Abstract: In this paper, we describe the work on the system architecture that is being developed in the EU FP7 project TRIDEC on “Collaborative, Complex and Critical Decision-Support in Evolving Crises”. One of the two decision support use cases in the project deals with Tsunami Early Warning. A modern warning system that follows a system-of-systems approach has to integrate various components and subsystems such as different information sources, services and simulation systems. Furthermore, it has to take into account the distributed and collaborative nature of warning systems. Working on the architecture of such a system, you need to deal with a lot of current computer science and information technology problems as well as state-of-the-art solutions from the areas of Big Data and Human Sensors. In this paper, we present the seven main challenges we needed to solve and describe the necessary design decisions we made to tackle them.
Keywords: Decision support systems; Information systems; Middleware; Decision supports; Design decisions; Early warning; Early Warning System; Information sources; Simulation systems; System architectures; System-of-systems; Alarm systems
Linda Plotnick, Elizabeth Avery Gomez, Connie White, & Murray Turoff. (2007). Furthering development of a unified emergency scale using Thurstone's Law of Comparative Judgment: A progress report. In K. Nieuwenhuis P. B. B. Van de Walle (Ed.), Intelligent Human Computer Systems for Crisis Response and Management, ISCRAM 2007 Academic Proceedings Papers (pp. 411–418). Delft: Information Systems for Crisis Response and Management, ISCRAM.
Abstract: In disasters, local civilians on or near the scene, are often first to respond and give aid. Therefore, the public needs to be well-informed with accurate, time critical information. However, a primary information source is event-specific scales that are inconsistent in their categorization and measurement, adding confusion to public responsiveness. These scales are not extendable to new emergencies in a changing world. We argue for development of a unified emergency scale to facilitate communication and understanding. This scale will inform local communities with regional community-specific information, and will be extendable for further use by professional responders. Research in progress elicited 15 dimensions of an emergency using a Delphi-like process and then ranked the dimensions by importance utilizing Thurstone's Law of Comparative Judgment. Contributions of this paper are to highlight the need for an unequivocal, unified scale and further its development.
Keywords: Risk management; Scheduling; Emergency management; Event-specific; Information sources; Local community; Paired comparison; Progress report; Public safety; Thurstone's Law of Comparative Judgment; Disasters
Alexander Smirnov, Tatiana Levashova, & Nikolay Shilov. (2010). Ubiquitous computing in emergency: Profile-based situation response. In C. Zobel B. T. S. French (Ed.), ISCRAM 2010 – 7th International Conference on Information Systems for Crisis Response and Management: Defining Crisis Management 3.0, Proceedings. Seattle, WA: Information Systems for Crisis Response and Management, ISCRAM.
Abstract: Ubiquitous computing opens new possibilities to various aspects of human activities. The paper proposes an approach to emergency situation response that benefits of the ubiquitous computing. The approach is based on utilizing profiles to facilitate the coordination of the activities of the emergency response operation members. The major idea behind the approach is to represent the operation members together with information sources as a network of services that can be configured via negotiation of participating parties. Such elements as profile structure, information source model and negotiation protocol are described in detail.
Keywords: Information systems; Ubiquitous computing; Emergency response; Emergency situation; Information sources; Negotiation; Negotiation protocol; Profile; Profile structure; Service; Emergency services
Track: Intelligent Systems
Steven Sheetz, Andrea Kavanaugh, Edward Fox, Riham Hassan, Seungwon Yang, Mohamed Magdy, et al. (2019). Information Uses and Gratifications Related to Crisis: Student Perceptions since the Egyptian Uprising. In Z. Franco, J. J. González, & J. H. Canós (Eds.), Proceedings of the 16th International Conference on Information Systems for Crisis Response And Management. Valencia, Spain: Iscram.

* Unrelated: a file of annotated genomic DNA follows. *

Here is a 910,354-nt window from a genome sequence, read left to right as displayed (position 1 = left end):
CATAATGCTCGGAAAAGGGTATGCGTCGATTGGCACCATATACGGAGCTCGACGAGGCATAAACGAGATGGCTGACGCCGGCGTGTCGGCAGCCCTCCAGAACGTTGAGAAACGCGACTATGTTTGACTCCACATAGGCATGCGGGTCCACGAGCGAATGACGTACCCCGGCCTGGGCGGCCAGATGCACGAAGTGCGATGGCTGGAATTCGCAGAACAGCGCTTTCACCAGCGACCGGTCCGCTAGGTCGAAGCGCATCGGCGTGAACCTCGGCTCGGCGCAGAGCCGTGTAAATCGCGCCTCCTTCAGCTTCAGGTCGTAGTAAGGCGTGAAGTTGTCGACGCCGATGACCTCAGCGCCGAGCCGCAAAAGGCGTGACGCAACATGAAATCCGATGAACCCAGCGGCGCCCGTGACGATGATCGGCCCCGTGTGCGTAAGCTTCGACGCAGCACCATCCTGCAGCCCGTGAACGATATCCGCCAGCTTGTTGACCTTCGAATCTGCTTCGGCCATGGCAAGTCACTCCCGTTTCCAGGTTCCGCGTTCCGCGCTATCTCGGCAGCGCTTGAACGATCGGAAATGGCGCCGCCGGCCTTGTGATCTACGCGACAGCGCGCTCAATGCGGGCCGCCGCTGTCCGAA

Abstract: People use diverse sources of information, e.g., newspapers, TV, Internet news, social media, and face-to-face
conversations, to make sense of crises. We apply uses and gratifications theory (UGT) and structural equation
modeling to illustrate how using internet-based information sources since the political uprisings in Egypt influence
perceptions of information satisfaction. Consistent with expectations we find that content and process gratifications
constructs combine to explain information satisfaction, while social gratifications do not significantly influence
satisfaction in the context of a crisis. This suggests that UGT is useful for evaluating the use of information
technology in a context where information is limited in quantity and reliability.
Keywords: Uses and gratifications theory; information sources; Internet; social media; structural equation modeling
Eelco Vriezekolk, Roel Wieringa, & Sandro Etalle. (2011). A new method to assess telecom service availability risks. In E. Portela L. S. M.A. Santos (Ed.), 8th International Conference on Information Systems for Crisis Response and Management: From Early-Warning Systems to Preparedness and Training, ISCRAM 2011. Lisbon: Information Systems for Crisis Response and Management, ISCRAM.
Abstract: Protection of society against natural and man-made disasters is high on the societal and political agenda. Effective crisis management is more important than ever. Nowadays, crisis organisations depend crucially on reliable telecom services, and unexpected failure of telecommunication may have serious consequences. In order not to be caught unprepared, crisis organisations should therefore perform a risk assessment on telecom availability. Unfortunately, assessment of availability risks of modern, multi-operator telecom services is difficult; information sources are unreliable, and the relevant information is uncertain and difficult to obtain. This paper describes some of these difficulties, as well as the requirements of availability risk assessment methods for crisis telecommunication services. The paper outlines a new method that can be applied without requiring full knowledge of the physical layout of the telecom infrastructure. This new method relies on telecom service diagrams as a tool for risk analysis and to facilitate dialogue among the analysts.
Keywords: Availability; Information systems; Telecommunication services; Crisis management; Information sources; Natural and man-made disasters; Political agenda; Risk assessment methods; Telecom infrastructures; Telecom services; Unexpected Failures; Risk assessment
Track: Planning and Foresight